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Strategic Management

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Learning objective
After understanding this chapter you are able to understand BCG and IE matrices and also understand
how to prepare these matrices for any organization and what its practical implementation in various

Boston Consulting Group (BCG) Matrix
The Boston Consulting Group
(BCG) is a management consulting firm founded by Harvard
Business School alum Bruce Henderson in 1963. The growth-share matrix is a chart created by group
in 1970 to help corporation analyze their business units or product lines, and decide where to allocate
cash. It was popular for two decades, and is still used as an analytical tool.
To use the chart, corporate analysts would plot a scatter graph of their business units, ranking their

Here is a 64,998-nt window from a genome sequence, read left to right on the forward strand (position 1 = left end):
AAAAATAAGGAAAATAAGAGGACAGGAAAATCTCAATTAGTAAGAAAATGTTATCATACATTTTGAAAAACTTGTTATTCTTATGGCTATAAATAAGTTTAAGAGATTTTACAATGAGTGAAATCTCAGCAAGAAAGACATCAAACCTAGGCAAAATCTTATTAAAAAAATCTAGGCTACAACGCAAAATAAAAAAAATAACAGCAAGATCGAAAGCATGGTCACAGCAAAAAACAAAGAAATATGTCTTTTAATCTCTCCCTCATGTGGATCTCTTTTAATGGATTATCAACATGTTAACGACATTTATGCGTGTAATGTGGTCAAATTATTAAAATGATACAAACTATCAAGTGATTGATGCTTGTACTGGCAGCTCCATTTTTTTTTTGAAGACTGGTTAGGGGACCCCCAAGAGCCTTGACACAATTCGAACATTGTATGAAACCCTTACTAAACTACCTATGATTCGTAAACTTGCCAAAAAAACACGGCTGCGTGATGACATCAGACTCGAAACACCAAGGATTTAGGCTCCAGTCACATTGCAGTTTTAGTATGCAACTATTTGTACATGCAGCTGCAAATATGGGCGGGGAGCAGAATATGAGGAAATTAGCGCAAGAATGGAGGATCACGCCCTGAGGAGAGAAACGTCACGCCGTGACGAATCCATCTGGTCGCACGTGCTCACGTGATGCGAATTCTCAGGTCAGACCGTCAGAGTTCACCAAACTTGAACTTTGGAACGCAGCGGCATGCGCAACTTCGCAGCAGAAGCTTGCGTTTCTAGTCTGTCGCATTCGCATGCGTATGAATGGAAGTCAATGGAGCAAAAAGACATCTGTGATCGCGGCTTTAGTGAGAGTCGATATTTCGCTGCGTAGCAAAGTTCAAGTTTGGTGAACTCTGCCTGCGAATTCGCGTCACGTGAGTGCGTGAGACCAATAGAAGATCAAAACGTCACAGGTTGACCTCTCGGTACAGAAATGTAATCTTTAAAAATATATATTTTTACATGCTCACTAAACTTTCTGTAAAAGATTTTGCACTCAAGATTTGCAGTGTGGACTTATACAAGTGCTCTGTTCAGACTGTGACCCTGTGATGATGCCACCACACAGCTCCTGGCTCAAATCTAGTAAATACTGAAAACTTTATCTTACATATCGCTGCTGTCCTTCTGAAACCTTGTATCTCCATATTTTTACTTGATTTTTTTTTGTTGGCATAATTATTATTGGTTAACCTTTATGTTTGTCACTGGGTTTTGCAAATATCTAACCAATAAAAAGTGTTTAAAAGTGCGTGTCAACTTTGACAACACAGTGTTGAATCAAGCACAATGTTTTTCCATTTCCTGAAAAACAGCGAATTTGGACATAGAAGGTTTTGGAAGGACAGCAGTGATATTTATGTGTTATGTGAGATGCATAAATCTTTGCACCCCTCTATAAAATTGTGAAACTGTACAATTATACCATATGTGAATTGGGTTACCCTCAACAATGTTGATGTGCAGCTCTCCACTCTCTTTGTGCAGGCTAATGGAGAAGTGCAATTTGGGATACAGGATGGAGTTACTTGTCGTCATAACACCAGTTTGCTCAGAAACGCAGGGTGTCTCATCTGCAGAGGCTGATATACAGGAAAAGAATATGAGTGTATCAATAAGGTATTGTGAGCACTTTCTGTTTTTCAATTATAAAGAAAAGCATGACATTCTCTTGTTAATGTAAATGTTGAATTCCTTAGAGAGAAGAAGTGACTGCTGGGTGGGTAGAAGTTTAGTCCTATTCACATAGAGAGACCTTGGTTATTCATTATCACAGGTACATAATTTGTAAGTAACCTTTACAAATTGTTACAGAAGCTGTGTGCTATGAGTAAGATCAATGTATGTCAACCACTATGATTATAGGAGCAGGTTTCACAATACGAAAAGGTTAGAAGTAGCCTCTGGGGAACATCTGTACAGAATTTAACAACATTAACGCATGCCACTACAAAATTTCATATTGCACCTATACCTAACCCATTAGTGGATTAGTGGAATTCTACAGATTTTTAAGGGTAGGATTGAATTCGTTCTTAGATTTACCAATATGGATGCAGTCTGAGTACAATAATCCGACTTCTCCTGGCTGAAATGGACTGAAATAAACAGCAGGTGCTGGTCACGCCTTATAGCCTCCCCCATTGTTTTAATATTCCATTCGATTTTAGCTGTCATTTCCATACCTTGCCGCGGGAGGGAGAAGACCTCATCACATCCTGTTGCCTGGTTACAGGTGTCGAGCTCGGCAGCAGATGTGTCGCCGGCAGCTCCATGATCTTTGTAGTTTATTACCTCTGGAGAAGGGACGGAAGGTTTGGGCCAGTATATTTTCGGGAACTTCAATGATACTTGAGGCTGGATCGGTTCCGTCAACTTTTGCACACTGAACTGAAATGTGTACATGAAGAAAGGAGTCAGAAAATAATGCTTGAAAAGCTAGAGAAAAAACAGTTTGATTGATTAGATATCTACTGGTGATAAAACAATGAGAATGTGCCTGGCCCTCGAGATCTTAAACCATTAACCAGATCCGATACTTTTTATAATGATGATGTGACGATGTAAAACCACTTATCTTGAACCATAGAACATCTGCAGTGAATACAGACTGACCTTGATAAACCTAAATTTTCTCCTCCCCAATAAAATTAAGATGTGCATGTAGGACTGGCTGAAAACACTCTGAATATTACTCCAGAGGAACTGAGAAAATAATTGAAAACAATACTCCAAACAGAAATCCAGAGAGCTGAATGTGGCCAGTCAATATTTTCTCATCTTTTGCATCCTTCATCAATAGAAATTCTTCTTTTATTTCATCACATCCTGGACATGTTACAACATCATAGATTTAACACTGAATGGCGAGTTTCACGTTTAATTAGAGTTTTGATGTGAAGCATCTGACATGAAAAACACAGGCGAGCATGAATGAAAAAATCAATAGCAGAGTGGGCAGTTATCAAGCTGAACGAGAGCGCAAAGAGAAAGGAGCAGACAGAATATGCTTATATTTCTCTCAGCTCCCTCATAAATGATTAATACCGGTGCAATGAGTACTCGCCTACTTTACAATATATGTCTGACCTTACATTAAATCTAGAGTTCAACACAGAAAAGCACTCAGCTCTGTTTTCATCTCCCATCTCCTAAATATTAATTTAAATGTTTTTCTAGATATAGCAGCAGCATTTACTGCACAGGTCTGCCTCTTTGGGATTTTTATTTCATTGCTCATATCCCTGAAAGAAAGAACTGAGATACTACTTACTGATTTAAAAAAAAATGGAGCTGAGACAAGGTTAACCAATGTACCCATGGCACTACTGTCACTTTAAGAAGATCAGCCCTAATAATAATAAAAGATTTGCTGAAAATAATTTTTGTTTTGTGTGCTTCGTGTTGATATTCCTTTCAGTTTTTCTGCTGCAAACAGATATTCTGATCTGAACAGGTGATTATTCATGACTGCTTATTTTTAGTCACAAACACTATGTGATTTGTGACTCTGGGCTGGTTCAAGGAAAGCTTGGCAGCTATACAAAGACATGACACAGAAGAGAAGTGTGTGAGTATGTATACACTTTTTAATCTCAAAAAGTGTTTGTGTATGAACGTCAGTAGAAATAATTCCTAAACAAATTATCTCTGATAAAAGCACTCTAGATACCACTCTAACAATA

relative market shares and the growth rates of their respective industries. This led to a categorization of
four different types of businesses:

Cash cows Units with high market share in a slow-growing industry. These units typically generate
cash in excess of the amount of cash needed to maintain the business. They are regarded as staid
and boring, in a "mature" market, and every corporation would be thrilled to own as many as
possible. They are to be "milked" continuously with as little investment as possible, since such
investment would be wasted in an industry with low growth.
Dogs More charitably called pets, units with low market share in a mature, slow-growing industry.
These units typically "break even", generating barely enough cash to maintain the business's market
share. Though owning a break-even unit provides the social benefit of providing jobs and possible
synergies that assist other business units, from an accounting point of view such a unit is worthless,
not generating cash for the company. They depress a profitable company's return on assets ratio,
used by many investors to judge how well a company is being managed. Dogs, it is thought, should
be sold off.
Question marks Units with low market share in a fast-growing industry. Such business units
require large amounts of cash to grow their market share. The corporate goal must be to grow the